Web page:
American Apparel founder and former Chief Executive, Dov Charney, says he is exploring plans with potential and existing investors and industry executives to revive the company's bankrupt company - including a potential bid to buy the clothing retailer out of bankruptcy. Charney, who founded the teen apparel retailer in 1989, said on Friday that he has hired Cardinal Advisors LLC to advise him on the process.Charney was fired last December from his dual roles of CEO and chairman following alleged misconduct, including misusing company funds and failing to stop a subordinate from creating blog posts – including ones containing nude photos – that served to defame former employees. He has since been trying to regain control of the company.
The retailer, which had about 9,000 employees and 227 stores as of Sept. 30, was struggling with losses and debt under his leadership, and its results only worsened after his dismissal. That ultimately led the chain to file for bankruptcy protection in October. “Charney is confident that new and existing investors, working with him and his team of industry leaders, would be able to realize significant long-term value for American Apparel’s stakeholders,” according to the statement.
In a short interview, the former CEO said he’s been talking to several potential financial partners, but declined to be more specific. Cardinal Advisors, which was started in 2014, confirmed that it’s working with Charney. Co-founder David Felman is a veteran of investment bank Moelis & Co. “American Apparel appropriately evaluates all indications of interest in the company," Liz Cohen, a spokeswoman for the retailer, said in an e-mail. "It is premature to speculate on any such indications of interest."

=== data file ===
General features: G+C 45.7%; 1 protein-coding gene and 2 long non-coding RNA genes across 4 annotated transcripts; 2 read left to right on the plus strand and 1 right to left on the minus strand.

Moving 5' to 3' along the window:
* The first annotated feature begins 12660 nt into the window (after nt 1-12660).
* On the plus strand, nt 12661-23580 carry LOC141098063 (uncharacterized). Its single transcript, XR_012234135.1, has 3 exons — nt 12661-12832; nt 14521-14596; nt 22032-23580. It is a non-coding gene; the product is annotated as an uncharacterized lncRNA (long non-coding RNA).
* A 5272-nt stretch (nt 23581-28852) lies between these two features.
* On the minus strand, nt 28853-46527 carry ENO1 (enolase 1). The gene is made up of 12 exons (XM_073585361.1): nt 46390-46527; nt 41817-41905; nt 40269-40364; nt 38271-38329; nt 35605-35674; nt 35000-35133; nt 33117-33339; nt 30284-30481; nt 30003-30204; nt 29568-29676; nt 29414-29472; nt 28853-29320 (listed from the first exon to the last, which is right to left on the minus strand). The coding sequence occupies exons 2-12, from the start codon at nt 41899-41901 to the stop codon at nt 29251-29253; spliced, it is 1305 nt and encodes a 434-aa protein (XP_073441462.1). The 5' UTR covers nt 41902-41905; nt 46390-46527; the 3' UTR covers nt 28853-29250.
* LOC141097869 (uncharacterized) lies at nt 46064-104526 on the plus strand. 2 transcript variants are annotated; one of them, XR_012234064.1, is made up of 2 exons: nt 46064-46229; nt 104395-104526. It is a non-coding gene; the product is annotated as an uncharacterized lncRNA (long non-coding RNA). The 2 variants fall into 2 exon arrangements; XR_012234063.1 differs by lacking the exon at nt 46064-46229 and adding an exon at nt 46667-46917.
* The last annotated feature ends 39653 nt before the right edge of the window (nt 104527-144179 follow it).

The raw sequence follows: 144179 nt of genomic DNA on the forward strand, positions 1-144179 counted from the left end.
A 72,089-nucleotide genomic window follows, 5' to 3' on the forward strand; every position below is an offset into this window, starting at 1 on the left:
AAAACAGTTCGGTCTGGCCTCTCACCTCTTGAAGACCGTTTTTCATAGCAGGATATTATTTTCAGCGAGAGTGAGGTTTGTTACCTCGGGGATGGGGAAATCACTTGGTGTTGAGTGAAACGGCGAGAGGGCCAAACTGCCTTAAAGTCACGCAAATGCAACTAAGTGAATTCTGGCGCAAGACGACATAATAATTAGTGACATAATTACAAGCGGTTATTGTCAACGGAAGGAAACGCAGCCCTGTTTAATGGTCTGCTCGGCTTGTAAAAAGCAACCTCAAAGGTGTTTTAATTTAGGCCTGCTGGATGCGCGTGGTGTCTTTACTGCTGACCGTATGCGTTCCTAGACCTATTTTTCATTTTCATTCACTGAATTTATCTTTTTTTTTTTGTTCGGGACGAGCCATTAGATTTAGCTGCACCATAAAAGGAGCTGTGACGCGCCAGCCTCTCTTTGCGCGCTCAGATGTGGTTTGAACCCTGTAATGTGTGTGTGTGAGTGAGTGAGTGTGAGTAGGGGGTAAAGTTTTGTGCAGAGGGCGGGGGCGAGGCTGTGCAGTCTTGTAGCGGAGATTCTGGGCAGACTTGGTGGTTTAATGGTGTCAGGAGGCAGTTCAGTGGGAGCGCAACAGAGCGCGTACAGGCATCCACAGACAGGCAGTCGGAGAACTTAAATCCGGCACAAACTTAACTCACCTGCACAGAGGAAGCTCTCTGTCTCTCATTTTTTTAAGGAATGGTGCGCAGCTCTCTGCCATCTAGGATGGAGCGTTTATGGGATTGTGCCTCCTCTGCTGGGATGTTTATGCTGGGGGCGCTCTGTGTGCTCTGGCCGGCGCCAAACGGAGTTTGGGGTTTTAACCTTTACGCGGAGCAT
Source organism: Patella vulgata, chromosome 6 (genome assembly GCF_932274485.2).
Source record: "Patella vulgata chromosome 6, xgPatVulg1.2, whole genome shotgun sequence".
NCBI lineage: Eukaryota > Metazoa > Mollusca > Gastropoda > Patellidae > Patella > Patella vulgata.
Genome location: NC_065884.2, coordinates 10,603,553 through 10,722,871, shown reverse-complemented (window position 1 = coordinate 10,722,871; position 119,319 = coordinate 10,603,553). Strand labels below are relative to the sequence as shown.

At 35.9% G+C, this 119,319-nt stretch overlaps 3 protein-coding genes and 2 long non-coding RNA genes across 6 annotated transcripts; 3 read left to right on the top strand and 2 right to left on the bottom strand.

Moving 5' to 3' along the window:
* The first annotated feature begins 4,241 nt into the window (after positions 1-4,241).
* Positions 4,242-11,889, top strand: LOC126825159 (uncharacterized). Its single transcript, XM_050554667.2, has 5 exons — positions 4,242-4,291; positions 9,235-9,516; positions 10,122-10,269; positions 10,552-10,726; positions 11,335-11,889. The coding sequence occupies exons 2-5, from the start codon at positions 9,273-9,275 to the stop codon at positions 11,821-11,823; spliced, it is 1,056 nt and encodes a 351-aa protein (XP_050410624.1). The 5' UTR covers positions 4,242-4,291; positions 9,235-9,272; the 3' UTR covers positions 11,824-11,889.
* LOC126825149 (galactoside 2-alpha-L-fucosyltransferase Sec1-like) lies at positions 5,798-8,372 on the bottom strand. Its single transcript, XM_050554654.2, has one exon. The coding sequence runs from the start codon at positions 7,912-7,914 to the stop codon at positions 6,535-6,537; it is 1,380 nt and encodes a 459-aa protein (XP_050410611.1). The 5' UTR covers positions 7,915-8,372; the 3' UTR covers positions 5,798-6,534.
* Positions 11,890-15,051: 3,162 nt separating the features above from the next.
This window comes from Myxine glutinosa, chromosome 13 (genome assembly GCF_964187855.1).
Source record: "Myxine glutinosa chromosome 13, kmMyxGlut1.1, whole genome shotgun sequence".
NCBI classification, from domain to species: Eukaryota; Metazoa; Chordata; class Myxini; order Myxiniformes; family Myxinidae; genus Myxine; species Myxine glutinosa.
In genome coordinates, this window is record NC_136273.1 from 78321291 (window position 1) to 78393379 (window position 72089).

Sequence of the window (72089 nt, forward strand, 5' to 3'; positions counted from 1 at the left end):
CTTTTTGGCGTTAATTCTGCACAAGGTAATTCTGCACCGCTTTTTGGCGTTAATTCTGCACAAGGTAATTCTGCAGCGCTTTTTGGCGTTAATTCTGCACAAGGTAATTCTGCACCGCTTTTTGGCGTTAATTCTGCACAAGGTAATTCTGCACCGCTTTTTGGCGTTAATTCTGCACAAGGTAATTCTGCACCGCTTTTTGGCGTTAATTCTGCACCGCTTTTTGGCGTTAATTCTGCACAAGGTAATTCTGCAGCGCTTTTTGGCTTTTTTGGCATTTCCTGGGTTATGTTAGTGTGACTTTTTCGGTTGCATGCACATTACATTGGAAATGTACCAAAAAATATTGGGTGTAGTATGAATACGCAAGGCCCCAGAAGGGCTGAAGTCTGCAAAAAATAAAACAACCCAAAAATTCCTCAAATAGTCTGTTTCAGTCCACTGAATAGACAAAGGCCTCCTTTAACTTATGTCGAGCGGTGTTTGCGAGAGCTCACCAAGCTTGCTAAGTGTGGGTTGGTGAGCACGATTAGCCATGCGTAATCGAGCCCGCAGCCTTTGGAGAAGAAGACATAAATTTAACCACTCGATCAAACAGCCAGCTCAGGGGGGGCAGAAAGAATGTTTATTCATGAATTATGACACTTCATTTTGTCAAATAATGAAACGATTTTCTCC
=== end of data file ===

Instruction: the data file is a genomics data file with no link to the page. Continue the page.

The former CEO is running out of time to regain control of American Apparel. Creditors are scheduled to vote in the coming weeks on a company reorganization proposal that is backed by senior lenders. After that, U.S. Bankruptcy Judge Brendan Linehan Shannon will hold a hearing in January to make a final decision about whether to approve the company’s reorganization.
Charney will need to convince American Apparel’s current managers, or its bondholders, that he can offer more money to creditors than the current plan. If that fails, he could object to the plan during the January hearing, and he would need to show that he has committed financial backing in order to persuade the judge to choose his proposal over the company’s.